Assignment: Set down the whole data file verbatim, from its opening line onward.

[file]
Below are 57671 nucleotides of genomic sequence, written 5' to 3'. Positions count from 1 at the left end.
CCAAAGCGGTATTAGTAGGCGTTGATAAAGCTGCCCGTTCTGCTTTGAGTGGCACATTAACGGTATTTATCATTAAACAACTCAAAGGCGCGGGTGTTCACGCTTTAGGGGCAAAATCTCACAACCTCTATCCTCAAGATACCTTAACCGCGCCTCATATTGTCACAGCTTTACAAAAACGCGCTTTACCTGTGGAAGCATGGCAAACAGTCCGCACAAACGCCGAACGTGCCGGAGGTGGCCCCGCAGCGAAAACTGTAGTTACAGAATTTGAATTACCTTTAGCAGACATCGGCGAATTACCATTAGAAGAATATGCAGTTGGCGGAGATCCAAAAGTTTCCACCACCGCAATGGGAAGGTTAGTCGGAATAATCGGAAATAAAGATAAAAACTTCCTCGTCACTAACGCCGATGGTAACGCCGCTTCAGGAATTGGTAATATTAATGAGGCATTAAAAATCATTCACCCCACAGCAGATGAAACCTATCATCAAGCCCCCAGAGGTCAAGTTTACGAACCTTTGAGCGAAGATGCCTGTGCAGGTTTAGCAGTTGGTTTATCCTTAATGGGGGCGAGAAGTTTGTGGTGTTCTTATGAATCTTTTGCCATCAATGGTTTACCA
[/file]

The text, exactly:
Below are 57671 nucleotides of genomic sequence, written 5' to 3'. Positions count from 1 at the left end.
CCAAAGCGGTATTAGTAGGCGTTGATAAAGCTGCCCGTTCTGCTTTGAGTGGCACATTAACGGTATTTATCATTAAACAACTCAAAGGCGCGGGTGTTCACGCTTTAGGGGCAAAATCTCACAACCTCTATCCTCAAGATACCTTAACCGCGCCTCATATTGTCACAGCTTTACAAAAACGCGCTTTACCTGTGGAAGCATGGCAAACAGTCCGCACAAACGCCGAACGTGCCGGAGGTGGCCCCGCAGCGAAAACTGTAGTTACAGAATTTGAATTACCTTTAGCAGACATCGGCGAATTACCATTAGAAGAATATGCAGTTGGCGGAGATCCAAAAGTTTCCACCACCGCAATGGGAAGGTTAGTCGGAATAATCGGAAATAAAGATAAAAACTTCCTCGTCACTAACGCCGATGGTAACGCCGCTTCAGGAATTGGTAATATTAATGAGGCATTAAAAATCATTCACCCCACAGCAGATGAAACCTATCATCAAGCCCCCAGAGGTCAAGTTTACGAACCTTTGAGCGAAGATGCCTGTGCAGGTTTAGCAGTTGGTTTATCCTTAATGGGGGCGAGAAGTTTGTGGTGTTCTTATGAATCTTTTGCCATCAATGGTTTACCA